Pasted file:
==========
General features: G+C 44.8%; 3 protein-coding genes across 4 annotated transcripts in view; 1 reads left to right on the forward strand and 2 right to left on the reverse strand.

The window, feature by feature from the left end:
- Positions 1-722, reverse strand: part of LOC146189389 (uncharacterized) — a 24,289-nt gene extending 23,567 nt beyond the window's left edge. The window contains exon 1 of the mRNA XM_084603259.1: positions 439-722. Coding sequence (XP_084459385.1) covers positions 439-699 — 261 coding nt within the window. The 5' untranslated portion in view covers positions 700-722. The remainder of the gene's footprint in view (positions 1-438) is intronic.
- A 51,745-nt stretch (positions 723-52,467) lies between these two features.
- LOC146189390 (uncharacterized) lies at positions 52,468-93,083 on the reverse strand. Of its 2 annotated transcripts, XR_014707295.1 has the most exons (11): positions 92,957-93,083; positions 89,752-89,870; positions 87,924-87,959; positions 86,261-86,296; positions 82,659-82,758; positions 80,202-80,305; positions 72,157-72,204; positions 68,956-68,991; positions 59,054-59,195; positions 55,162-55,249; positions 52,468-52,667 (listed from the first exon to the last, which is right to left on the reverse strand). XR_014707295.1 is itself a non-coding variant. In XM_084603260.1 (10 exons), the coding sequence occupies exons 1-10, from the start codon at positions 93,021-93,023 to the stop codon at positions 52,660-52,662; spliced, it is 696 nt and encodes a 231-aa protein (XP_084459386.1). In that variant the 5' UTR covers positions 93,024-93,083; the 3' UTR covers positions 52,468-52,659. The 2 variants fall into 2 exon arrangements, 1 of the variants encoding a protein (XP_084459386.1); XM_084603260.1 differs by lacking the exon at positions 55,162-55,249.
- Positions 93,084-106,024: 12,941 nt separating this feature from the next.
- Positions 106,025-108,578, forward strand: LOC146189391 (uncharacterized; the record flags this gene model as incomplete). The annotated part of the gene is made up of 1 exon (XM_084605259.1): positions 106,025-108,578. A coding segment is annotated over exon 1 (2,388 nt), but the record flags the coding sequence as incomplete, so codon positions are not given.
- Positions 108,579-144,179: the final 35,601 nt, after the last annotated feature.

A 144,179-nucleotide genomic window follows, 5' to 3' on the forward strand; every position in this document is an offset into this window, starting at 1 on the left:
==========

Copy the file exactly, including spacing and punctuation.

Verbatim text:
General features: G+C 44.8%; 3 protein-coding genes across 4 annotated transcripts in view; 1 reads left to right on the forward strand and 2 right to left on the reverse strand.

The window, feature by feature from the left end:
- Positions 1-722, reverse strand: part of LOC146189389 (uncharacterized) — a 24,289-nt gene extending 23,567 nt beyond the window's left edge. The window contains exon 1 of the mRNA XM_084603259.1: positions 439-722. Coding sequence (XP_084459385.1) covers positions 439-699 — 261 coding nt within the window. The 5' untranslated portion in view covers positions 700-722. The remainder of the gene's footprint in view (positions 1-438) is intronic.
- A 51,745-nt stretch (positions 723-52,467) lies between these two features.
- LOC146189390 (uncharacterized) lies at positions 52,468-93,083 on the reverse strand. Of its 2 annotated transcripts, XR_014707295.1 has the most exons (11): positions 92,957-93,083; positions 89,752-89,870; positions 87,924-87,959; positions 86,261-86,296; positions 82,659-82,758; positions 80,202-80,305; positions 72,157-72,204; positions 68,956-68,991; positions 59,054-59,195; positions 55,162-55,249; positions 52,468-52,667 (listed from the first exon to the last, which is right to left on the reverse strand). XR_014707295.1 is itself a non-coding variant. In XM_084603260.1 (10 exons), the coding sequence occupies exons 1-10, from the start codon at positions 93,021-93,023 to the stop codon at positions 52,660-52,662; spliced, it is 696 nt and encodes a 231-aa protein (XP_084459386.1). In that variant the 5' UTR covers positions 93,024-93,083; the 3' UTR covers positions 52,468-52,659. The 2 variants fall into 2 exon arrangements, 1 of the variants encoding a protein (XP_084459386.1); XM_084603260.1 differs by lacking the exon at positions 55,162-55,249.
- Positions 93,084-106,024: 12,941 nt separating this feature from the next.
- Positions 106,025-108,578, forward strand: LOC146189391 (uncharacterized; the record flags this gene model as incomplete). The annotated part of the gene is made up of 1 exon (XM_084605259.1): positions 106,025-108,578. A coding segment is annotated over exon 1 (2,388 nt), but the record flags the coding sequence as incomplete, so codon positions are not given.
- Positions 108,579-144,179: the final 35,601 nt, after the last annotated feature.

A 144,179-nucleotide genomic window follows, 5' to 3' on the forward strand; every position in this document is an offset into this window, starting at 1 on the left: